You don’t like the look of that Democrat skulking out in the parking lot? No, but listen to him talk about his Hoosier values.

You say that Republicans still need the time to convert the failed government schools into healthy for-profit education. We still need to convert the slum of government welfare into thriving mutual-aid associations. We need to wind down Social Security and replace it a genuine savings program in which the savings of the elderly create jobs for the young rather than the current system in which the elderly extract pensions by force from the young with their votes. And only Republicans are serious about fighting the War on Terror.

But Republicans are tired, and the voters are restless.

For one thing, as Peggy Noonan writes, it is time for the other guys to have a try.

We are in a 30-year war. It is no good for it to be led by, identified with, one party. It is no good for half the nation to feel estranged from its government’s decisions. It’s no good for us to be broken up more than a nation normally would be.

She’s right. It is no good for the Republicans to try and reform the welfare state with pure political power in the teeth of truculent opposition from the Democrats. Ultimately, we must persuade the Democrats that the old order cannot go on, that the common school model of 1840, the Social Security model of 1935, and the War on Poverty model of 1965 are tearing the social fabric of the nation apart. And we must help them see that it is the very “little people” they claim to represent who are most damaged by the “neat-and-tidy” model favored by the education bureaucrats, the superannuation experts, and the social-services managers.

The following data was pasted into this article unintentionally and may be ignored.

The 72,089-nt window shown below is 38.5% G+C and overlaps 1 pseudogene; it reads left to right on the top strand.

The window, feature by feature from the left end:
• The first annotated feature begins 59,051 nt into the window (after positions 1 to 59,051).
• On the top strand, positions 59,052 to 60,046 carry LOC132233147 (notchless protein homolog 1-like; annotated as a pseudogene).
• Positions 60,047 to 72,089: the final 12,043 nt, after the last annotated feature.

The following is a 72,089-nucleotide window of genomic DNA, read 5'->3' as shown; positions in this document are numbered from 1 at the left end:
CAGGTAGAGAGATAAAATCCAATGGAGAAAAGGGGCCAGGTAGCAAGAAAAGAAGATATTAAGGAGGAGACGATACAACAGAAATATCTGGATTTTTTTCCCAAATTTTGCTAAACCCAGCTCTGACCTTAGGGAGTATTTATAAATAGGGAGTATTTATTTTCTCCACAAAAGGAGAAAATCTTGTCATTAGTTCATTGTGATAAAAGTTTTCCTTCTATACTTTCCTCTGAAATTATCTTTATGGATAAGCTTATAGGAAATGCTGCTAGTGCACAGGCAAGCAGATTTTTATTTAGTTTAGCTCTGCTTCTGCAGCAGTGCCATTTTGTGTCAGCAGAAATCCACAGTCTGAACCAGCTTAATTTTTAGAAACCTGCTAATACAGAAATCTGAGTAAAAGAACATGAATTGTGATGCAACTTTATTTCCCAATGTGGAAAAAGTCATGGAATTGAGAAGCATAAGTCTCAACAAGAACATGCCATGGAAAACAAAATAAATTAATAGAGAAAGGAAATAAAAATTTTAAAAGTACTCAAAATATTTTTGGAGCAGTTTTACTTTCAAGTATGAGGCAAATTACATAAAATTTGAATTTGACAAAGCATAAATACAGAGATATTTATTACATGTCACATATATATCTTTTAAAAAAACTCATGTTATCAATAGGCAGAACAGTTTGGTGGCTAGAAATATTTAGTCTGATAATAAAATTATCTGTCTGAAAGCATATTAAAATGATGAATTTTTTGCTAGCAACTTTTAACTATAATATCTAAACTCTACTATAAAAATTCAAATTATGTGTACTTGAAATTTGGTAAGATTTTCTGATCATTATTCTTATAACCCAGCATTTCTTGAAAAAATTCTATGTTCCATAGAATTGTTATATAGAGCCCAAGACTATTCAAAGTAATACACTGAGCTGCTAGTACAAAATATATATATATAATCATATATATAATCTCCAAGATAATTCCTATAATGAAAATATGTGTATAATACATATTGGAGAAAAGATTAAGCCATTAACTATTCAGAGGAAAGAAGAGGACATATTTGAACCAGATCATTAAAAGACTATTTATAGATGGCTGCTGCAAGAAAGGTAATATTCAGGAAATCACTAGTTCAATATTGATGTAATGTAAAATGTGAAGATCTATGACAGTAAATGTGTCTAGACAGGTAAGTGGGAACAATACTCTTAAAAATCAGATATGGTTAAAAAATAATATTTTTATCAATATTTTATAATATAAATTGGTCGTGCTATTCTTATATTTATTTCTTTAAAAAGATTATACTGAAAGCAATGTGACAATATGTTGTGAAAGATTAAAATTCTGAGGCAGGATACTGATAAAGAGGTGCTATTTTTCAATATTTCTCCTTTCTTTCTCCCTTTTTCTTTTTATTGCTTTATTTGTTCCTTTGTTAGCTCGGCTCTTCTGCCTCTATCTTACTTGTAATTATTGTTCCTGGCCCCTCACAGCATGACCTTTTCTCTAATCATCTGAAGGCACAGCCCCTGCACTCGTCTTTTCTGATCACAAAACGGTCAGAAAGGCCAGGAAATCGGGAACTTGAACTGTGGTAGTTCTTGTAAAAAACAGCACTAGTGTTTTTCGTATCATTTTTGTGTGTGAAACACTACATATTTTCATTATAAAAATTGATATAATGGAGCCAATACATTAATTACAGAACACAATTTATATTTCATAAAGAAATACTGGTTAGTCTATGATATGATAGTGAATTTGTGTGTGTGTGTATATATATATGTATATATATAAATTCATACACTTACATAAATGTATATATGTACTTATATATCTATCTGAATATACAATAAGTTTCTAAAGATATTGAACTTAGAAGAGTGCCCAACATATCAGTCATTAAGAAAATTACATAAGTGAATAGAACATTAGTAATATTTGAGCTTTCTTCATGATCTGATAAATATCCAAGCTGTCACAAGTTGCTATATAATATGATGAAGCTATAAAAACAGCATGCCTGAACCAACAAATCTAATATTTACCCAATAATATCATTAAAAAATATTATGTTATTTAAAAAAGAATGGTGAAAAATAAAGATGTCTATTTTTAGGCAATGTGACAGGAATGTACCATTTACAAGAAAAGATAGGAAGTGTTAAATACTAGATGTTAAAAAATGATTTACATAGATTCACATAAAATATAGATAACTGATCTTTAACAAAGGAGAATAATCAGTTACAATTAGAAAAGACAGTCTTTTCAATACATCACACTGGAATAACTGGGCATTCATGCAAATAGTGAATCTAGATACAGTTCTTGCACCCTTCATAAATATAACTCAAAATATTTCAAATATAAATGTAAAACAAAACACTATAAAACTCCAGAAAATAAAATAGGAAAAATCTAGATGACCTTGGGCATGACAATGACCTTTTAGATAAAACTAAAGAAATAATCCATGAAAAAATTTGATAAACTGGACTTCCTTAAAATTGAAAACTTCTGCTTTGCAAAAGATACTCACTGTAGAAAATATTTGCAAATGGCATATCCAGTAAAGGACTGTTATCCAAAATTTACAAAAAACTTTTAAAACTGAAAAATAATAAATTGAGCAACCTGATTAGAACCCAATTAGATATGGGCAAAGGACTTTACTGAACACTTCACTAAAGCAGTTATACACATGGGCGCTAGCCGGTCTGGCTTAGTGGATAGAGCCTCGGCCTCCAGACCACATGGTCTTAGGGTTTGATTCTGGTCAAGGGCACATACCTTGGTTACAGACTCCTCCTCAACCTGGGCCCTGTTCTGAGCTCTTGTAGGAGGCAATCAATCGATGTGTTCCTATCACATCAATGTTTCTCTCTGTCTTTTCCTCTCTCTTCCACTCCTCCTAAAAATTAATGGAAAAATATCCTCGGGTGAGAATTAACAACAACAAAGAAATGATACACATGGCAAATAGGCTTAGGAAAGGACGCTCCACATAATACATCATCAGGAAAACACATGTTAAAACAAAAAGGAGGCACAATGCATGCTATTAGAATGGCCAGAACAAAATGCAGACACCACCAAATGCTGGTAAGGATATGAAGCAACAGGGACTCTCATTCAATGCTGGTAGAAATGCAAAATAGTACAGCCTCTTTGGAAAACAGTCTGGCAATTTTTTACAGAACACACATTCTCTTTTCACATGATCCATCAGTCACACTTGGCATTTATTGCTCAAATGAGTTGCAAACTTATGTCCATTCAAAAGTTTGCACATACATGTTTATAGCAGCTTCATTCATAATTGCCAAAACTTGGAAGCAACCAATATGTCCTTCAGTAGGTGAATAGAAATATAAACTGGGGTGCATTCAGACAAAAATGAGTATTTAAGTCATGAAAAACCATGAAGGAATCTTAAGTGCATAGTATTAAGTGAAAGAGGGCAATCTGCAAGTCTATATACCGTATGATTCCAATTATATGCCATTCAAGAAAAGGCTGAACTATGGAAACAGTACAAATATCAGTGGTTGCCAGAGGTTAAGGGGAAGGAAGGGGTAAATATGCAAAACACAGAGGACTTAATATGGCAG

Oh? You say that Peggy was talking about the War on Terror?

Anyway, the Democrats aren’t ever likely to submit to persuasion from Republicans. They know that they are more educated, more sophisticated than Republicans. They aren’t going to give up on the welfare state until things get a lot worse.

Eventually they will realize that the two 30 year wars, the war on terror and the struggle to reform of the welfare state are not two struggles but one. That’s the meaning of Mark Steyn’s America Alone.

Reform Islam, Steyn advises. To do that we’ll have to heal the welfare state: its rotted families, its moral squalor, and its collapsing demographics.